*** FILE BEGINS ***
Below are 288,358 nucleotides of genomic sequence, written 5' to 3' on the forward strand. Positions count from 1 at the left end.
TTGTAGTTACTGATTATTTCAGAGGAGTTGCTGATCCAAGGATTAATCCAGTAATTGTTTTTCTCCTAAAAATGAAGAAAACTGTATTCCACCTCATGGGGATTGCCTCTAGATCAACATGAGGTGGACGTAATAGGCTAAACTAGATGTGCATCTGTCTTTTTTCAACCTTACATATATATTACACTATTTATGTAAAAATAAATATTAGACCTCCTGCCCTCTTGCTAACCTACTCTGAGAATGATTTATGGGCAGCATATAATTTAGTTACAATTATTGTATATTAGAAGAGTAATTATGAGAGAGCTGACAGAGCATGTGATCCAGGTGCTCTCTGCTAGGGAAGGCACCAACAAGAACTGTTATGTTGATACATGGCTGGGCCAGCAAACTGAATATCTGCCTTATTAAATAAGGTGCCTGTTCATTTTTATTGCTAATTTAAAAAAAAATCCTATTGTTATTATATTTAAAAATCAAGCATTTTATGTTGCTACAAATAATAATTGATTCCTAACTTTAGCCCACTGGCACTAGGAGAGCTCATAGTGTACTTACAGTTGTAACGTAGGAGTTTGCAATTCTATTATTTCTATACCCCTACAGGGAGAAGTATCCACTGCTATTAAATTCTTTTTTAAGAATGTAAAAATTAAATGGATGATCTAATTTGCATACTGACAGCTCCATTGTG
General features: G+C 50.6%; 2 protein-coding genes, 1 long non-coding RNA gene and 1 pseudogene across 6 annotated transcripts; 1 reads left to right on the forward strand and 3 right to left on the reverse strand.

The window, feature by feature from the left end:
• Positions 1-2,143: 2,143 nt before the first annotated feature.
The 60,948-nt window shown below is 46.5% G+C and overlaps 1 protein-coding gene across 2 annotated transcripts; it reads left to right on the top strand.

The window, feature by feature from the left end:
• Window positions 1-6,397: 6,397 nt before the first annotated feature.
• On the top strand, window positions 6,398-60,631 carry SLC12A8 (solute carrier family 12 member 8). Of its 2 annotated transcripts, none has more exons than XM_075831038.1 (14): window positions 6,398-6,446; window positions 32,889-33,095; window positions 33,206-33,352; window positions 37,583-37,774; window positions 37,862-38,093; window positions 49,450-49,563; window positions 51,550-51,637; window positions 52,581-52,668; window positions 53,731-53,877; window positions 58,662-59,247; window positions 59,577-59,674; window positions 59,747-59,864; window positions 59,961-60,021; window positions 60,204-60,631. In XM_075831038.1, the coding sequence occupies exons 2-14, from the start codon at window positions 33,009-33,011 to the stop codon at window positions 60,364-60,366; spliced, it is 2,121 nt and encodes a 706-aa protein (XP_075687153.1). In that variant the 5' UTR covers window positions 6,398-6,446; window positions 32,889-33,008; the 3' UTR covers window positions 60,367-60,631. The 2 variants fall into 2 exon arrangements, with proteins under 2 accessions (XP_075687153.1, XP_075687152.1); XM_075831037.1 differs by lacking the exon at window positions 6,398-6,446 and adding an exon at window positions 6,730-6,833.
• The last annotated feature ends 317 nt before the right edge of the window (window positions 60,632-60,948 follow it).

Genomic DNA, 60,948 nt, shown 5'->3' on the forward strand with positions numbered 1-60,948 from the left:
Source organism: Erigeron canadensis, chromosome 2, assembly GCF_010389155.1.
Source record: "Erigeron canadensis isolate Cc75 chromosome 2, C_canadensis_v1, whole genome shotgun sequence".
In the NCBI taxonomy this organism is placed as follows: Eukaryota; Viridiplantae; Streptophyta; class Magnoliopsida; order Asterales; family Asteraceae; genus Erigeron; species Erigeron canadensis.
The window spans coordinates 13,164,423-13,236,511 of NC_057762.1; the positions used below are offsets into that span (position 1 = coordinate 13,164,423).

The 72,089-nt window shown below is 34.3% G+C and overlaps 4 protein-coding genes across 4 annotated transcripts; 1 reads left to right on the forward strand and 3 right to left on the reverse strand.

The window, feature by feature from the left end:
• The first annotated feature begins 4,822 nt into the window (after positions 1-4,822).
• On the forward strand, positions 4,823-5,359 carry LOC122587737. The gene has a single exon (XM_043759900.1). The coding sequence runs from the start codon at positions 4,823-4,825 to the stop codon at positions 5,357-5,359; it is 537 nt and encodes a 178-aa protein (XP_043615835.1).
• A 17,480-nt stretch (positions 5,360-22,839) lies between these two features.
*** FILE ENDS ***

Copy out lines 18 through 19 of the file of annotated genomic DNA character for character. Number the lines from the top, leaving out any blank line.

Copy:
• The first annotated feature begins 4,822 nt into the window (after positions 1-4,822).
• On the forward strand, positions 4,823-5,359 carry LOC122587737. The gene has a single exon (XM_043759900.1). The coding sequence runs from the start codon at positions 4,823-4,825 to the stop codon at positions 5,357-5,359; it is 537 nt and encodes a 178-aa protein (XP_043615835.1).